And just yesterday I was wearing cashmere. Back from Tromso, Norway, our return to Switzerland marks an unusual shift in temperature that is something to fear (as a Canadian, talking about the weather is my nature). It’s hotter than Beirut. Central Europe was not designed for these temperatures. Stone houses can resist the heat for only so many days before they become kilns, cooking us like a pepperoni pizza.
For our 12th anniversary my husband and I went north of the Arctic Circle where it’s 150C/60F on average. Tromso, population 84,000, is a gorgeous place to visit if you have good weather. Otherwise prepare to shop or read a book. The place could use a historical museum.
Tromso’s two main attractions are the Aurora Borealis (winter) and the Midnight Sun (summer), which for us meant a sunset at 11:30 post meridiem (p.m.) and rise at 2:30 ante meridiem (a.m.)–dusky but never dark. For me the shift in daylight created an increase in nocturnal energy, it was harder to wind down, and an odd sense of safety with no thought of biking alone in the woods at midnight, a good setting for a thriller.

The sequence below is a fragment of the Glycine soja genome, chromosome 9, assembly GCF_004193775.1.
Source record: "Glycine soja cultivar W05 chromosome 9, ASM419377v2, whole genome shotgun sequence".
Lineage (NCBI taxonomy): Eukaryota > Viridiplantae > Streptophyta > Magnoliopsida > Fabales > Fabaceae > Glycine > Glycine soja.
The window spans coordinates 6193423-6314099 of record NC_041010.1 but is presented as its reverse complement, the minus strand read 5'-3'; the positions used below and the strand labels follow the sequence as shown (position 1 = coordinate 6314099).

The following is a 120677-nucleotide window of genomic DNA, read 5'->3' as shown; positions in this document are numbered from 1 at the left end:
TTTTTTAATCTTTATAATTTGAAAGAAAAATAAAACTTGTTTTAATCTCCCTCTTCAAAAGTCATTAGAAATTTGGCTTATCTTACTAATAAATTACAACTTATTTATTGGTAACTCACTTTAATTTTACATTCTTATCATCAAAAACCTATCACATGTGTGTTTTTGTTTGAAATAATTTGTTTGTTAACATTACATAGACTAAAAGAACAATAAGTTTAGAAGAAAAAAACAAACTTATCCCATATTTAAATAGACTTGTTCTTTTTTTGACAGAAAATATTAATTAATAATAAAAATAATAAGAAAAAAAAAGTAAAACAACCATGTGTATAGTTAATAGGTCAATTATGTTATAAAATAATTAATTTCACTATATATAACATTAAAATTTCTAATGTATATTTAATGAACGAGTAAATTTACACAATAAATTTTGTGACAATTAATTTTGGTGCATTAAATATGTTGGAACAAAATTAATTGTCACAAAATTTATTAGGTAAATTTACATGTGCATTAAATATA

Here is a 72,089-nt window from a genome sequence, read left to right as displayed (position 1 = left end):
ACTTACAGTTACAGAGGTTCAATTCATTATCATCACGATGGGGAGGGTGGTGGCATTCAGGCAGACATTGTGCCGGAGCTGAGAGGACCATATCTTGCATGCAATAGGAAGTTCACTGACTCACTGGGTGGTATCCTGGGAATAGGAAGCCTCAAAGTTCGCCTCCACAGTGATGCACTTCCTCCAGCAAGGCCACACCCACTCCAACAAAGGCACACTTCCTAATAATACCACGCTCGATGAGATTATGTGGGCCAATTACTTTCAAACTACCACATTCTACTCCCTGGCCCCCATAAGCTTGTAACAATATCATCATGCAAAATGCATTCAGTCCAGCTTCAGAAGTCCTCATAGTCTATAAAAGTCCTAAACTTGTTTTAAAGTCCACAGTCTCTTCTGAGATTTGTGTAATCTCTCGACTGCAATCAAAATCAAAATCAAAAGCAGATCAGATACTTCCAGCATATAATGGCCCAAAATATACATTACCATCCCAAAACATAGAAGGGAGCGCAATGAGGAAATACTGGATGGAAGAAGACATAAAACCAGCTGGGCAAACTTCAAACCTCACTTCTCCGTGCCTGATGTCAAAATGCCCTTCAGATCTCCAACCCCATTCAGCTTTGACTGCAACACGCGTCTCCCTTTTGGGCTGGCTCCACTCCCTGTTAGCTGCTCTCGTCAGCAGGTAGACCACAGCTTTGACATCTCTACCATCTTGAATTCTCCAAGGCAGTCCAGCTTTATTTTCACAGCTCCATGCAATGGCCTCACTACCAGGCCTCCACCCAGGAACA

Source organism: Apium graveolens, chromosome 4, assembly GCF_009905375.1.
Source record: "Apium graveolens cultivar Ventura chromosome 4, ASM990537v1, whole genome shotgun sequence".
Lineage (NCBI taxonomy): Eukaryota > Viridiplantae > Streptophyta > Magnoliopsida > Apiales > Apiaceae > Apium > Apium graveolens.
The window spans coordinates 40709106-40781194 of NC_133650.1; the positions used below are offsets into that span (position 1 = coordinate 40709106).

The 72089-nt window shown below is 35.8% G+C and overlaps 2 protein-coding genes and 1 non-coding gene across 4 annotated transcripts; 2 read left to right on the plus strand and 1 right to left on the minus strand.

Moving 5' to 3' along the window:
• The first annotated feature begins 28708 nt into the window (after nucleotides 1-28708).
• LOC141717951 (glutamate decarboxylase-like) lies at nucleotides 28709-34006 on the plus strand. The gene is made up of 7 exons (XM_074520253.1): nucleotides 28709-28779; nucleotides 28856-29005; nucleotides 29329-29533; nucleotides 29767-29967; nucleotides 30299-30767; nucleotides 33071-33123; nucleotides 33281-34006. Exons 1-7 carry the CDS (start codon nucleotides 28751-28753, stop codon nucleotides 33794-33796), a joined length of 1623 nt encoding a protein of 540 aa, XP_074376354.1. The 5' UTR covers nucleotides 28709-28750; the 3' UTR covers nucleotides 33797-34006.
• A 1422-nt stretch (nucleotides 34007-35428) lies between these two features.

“It’s been a long day,” apologized the hotel receptionist. How do you know?
There are a few interesting things to note about Norway:
- Cash is almost never used. With the exception of bus tickets, which are bought off a phone app, credit cards are everywhere–even for a stick of gum. This is fine for residents, who don’t pay service charges, and bad for everyone else. It also means there’s a record of how you spend your money: someone knows how often you cut your hair.
- Norwegians are kind. Seriously.
- Everyone speaks English.
- A traditional afternoon snack is a waffle dabbed with jam or sprinkled with sugar. This is a definite culture export.
- Alcohol is expensive. One beer = $10.
- They invented the cheese slicer.